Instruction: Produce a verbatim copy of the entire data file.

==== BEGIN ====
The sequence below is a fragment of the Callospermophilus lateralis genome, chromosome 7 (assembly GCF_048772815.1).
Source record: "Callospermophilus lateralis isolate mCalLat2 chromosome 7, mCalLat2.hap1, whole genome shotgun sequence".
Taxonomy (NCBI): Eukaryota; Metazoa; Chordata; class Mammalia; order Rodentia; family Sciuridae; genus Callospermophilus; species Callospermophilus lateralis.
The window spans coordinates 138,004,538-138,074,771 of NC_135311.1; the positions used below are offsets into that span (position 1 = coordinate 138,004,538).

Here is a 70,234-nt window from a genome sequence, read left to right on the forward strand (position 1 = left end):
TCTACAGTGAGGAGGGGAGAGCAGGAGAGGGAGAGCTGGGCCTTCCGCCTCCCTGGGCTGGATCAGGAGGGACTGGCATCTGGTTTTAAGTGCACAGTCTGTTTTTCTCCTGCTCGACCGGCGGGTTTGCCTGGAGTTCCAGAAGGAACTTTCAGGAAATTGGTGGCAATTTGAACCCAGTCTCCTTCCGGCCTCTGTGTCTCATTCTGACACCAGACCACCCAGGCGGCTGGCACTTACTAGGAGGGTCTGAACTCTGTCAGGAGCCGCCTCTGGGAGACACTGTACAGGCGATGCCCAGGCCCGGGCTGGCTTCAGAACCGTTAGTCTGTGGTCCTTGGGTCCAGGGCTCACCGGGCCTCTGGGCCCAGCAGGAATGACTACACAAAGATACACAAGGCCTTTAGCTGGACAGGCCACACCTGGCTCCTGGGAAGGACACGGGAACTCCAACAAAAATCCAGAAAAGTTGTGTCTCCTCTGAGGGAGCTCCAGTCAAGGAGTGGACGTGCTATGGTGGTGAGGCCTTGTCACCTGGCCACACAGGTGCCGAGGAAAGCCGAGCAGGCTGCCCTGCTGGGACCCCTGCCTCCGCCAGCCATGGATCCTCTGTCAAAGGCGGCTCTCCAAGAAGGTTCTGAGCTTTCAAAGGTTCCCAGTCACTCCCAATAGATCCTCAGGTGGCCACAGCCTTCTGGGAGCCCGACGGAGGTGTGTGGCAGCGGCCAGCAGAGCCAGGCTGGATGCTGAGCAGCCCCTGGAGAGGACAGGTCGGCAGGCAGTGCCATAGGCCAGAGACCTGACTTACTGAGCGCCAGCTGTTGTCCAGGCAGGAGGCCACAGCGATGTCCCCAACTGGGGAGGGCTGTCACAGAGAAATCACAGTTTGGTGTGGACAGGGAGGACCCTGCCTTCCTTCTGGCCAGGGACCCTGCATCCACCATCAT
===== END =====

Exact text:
The sequence below is a fragment of the Callospermophilus lateralis genome, chromosome 7 (assembly GCF_048772815.1).
Source record: "Callospermophilus lateralis isolate mCalLat2 chromosome 7, mCalLat2.hap1, whole genome shotgun sequence".
Taxonomy (NCBI): Eukaryota; Metazoa; Chordata; class Mammalia; order Rodentia; family Sciuridae; genus Callospermophilus; species Callospermophilus lateralis.
The window spans coordinates 138,004,538-138,074,771 of NC_135311.1; the positions used below are offsets into that span (position 1 = coordinate 138,004,538).

Here is a 70,234-nt window from a genome sequence, read left to right on the forward strand (position 1 = left end):
TCTACAGTGAGGAGGGGAGAGCAGGAGAGGGAGAGCTGGGCCTTCCGCCTCCCTGGGCTGGATCAGGAGGGACTGGCATCTGGTTTTAAGTGCACAGTCTGTTTTTCTCCTGCTCGACCGGCGGGTTTGCCTGGAGTTCCAGAAGGAACTTTCAGGAAATTGGTGGCAATTTGAACCCAGTCTCCTTCCGGCCTCTGTGTCTCATTCTGACACCAGACCACCCAGGCGGCTGGCACTTACTAGGAGGGTCTGAACTCTGTCAGGAGCCGCCTCTGGGAGACACTGTACAGGCGATGCCCAGGCCCGGGCTGGCTTCAGAACCGTTAGTCTGTGGTCCTTGGGTCCAGGGCTCACCGGGCCTCTGGGCCCAGCAGGAATGACTACACAAAGATACACAAGGCCTTTAGCTGGACAGGCCACACCTGGCTCCTGGGAAGGACACGGGAACTCCAACAAAAATCCAGAAAAGTTGTGTCTCCTCTGAGGGAGCTCCAGTCAAGGAGTGGACGTGCTATGGTGGTGAGGCCTTGTCACCTGGCCACACAGGTGCCGAGGAAAGCCGAGCAGGCTGCCCTGCTGGGACCCCTGCCTCCGCCAGCCATGGATCCTCTGTCAAAGGCGGCTCTCCAAGAAGGTTCTGAGCTTTCAAAGGTTCCCAGTCACTCCCAATAGATCCTCAGGTGGCCACAGCCTTCTGGGAGCCCGACGGAGGTGTGTGGCAGCGGCCAGCAGAGCCAGGCTGGATGCTGAGCAGCCCCTGGAGAGGACAGGTCGGCAGGCAGTGCCATAGGCCAGAGACCTGACTTACTGAGCGCCAGCTGTTGTCCAGGCAGGAGGCCACAGCGATGTCCCCAACTGGGGAGGGCTGTCACAGAGAAATCACAGTTTGGTGTGGACAGGGAGGACCCTGCCTTCCTTCTGGCCAGGGACCCTGCATCCACCATCAT